Marie is also a proud WEGO Health Patient Leader.

Frustration After A Total Knee Replacement

Hi everyone. Here’s a request reprint of a blog post from 2008 about having frustration six months after a total knee replacement: 

 

Going downstairs is very slow, with my knee needing much increased flexibility. Plus, it is painful. I know that I need to keep working at it, but it is just frustrating.

 

I did not expect it to take so long to recuperate from a tkr. Stairs are a great exercise for me, though.  I do notice the increased flexibility, too.

 

My knee area is still swollen. I was told by the doctor’s office it would take about 2-3 months. Sure. I know nothing is wrong, since my x-ray is perfect. My recuperation is just taking time. Everyone has a different recuperation time.

Nausea & A TKR

Hi everyone. Nausea and a tkr isn’t an exciting topic or one that you want to read at the dinner table. Still..it needs to be discussed since some of you have asked me about it….

Of the many comments I’ve received lately, a common theme concerns nausea after tkr and during recuperation. “What is your experience?â” I’ve been asked? So, here it is…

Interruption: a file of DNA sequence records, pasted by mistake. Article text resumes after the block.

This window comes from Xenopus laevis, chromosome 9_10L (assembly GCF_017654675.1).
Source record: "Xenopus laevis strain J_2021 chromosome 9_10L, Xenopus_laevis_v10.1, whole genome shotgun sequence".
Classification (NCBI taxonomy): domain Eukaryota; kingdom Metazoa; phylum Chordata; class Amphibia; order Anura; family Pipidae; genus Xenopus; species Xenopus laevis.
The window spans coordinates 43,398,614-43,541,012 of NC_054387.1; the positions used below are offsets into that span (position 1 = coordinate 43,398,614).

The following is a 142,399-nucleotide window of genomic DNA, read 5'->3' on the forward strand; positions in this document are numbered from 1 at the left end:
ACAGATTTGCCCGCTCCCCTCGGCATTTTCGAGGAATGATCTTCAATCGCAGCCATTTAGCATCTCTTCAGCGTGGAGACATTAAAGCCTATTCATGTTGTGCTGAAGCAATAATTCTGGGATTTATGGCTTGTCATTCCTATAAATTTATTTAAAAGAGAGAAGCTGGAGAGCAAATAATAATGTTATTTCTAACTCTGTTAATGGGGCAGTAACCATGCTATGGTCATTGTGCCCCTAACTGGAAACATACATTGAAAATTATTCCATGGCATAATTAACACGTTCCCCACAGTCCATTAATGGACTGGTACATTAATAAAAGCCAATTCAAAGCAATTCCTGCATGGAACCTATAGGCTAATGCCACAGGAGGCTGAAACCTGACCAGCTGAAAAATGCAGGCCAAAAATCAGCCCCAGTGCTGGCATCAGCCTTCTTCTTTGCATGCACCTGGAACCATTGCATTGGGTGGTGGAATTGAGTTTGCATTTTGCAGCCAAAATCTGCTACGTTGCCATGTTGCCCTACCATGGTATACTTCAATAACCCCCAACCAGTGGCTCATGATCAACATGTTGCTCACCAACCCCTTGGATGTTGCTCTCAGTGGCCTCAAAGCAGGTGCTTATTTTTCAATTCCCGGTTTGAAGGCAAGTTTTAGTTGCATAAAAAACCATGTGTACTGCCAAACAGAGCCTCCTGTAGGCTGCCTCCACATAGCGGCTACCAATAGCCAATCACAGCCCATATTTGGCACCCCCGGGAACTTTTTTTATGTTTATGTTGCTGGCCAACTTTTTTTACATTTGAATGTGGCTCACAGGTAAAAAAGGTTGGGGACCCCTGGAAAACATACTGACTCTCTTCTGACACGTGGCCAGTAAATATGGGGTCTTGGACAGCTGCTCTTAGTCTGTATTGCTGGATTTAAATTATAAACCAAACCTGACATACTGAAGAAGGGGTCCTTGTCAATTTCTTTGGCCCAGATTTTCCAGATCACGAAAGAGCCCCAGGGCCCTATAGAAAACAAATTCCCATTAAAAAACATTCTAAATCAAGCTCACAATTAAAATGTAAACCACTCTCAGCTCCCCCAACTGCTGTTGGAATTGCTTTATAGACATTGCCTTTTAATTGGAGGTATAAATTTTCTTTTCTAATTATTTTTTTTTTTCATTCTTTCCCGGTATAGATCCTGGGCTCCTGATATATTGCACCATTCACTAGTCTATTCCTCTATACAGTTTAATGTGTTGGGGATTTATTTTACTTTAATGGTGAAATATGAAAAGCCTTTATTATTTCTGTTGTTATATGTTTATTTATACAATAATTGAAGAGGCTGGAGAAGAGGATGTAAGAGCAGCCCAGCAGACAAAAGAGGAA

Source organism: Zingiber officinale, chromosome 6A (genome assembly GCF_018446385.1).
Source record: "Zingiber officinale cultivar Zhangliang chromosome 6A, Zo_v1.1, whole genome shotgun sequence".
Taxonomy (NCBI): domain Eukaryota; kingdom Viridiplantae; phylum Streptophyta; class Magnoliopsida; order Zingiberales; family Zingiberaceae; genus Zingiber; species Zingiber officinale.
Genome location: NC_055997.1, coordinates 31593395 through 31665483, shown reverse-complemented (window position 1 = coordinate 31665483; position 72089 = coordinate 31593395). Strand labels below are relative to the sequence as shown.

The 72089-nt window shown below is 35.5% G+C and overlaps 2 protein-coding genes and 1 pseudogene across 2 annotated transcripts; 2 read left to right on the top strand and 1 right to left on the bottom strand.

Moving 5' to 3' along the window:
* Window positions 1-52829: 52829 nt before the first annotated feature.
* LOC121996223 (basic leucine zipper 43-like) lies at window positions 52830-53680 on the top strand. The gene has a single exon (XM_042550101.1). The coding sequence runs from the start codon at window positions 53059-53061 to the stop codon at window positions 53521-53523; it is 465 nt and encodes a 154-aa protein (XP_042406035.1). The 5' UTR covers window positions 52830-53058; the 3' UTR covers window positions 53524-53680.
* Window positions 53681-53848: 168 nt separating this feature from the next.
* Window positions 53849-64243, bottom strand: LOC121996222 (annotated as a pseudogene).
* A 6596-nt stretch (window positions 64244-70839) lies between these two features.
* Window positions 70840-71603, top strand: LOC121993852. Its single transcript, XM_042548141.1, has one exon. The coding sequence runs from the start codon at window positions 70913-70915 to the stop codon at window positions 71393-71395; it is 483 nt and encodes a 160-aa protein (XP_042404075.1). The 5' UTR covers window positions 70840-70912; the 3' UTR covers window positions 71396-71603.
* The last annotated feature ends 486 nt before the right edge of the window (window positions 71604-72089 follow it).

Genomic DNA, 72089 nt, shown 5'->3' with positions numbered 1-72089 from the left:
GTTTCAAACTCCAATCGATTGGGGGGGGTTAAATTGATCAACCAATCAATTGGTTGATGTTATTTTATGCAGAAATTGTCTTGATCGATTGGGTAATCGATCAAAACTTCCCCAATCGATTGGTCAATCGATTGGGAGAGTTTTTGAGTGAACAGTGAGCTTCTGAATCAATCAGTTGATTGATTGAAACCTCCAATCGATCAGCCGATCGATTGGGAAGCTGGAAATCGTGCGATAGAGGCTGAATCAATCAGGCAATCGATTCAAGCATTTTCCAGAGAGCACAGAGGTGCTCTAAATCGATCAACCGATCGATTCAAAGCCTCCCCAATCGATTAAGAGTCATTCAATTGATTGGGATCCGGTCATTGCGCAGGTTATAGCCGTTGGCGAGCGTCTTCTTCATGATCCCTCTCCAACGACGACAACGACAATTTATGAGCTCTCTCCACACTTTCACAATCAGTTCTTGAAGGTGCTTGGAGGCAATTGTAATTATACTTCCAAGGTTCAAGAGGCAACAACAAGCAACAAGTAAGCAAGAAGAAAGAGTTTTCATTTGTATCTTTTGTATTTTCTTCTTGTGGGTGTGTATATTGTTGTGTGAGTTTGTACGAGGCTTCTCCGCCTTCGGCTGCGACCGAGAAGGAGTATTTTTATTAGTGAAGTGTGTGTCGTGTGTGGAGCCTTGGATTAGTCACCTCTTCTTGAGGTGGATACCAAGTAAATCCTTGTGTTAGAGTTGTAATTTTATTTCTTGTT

I had nausea during two periods after my tkr. The first was caused by the anesthesia while I was recuperating in the hospital. I didn’t eat much while in the hospital.

The only other episode occurred when I took the “pain meds” (I use parentheses since the meds did not handle the pain). The nausea was mild, but still noticeable. I remember that episode as being two weeks. Then, I just started aspirin.

After those two periods, no problem. The only other time I get nauseous nowadays is when I see someone eat nacho chips covered with that orange-colored liquid stuff called cheese.

Or, come to think about, when I see that orange stuff on any food. I’m suddenly not feeling well. I need to clear my mind.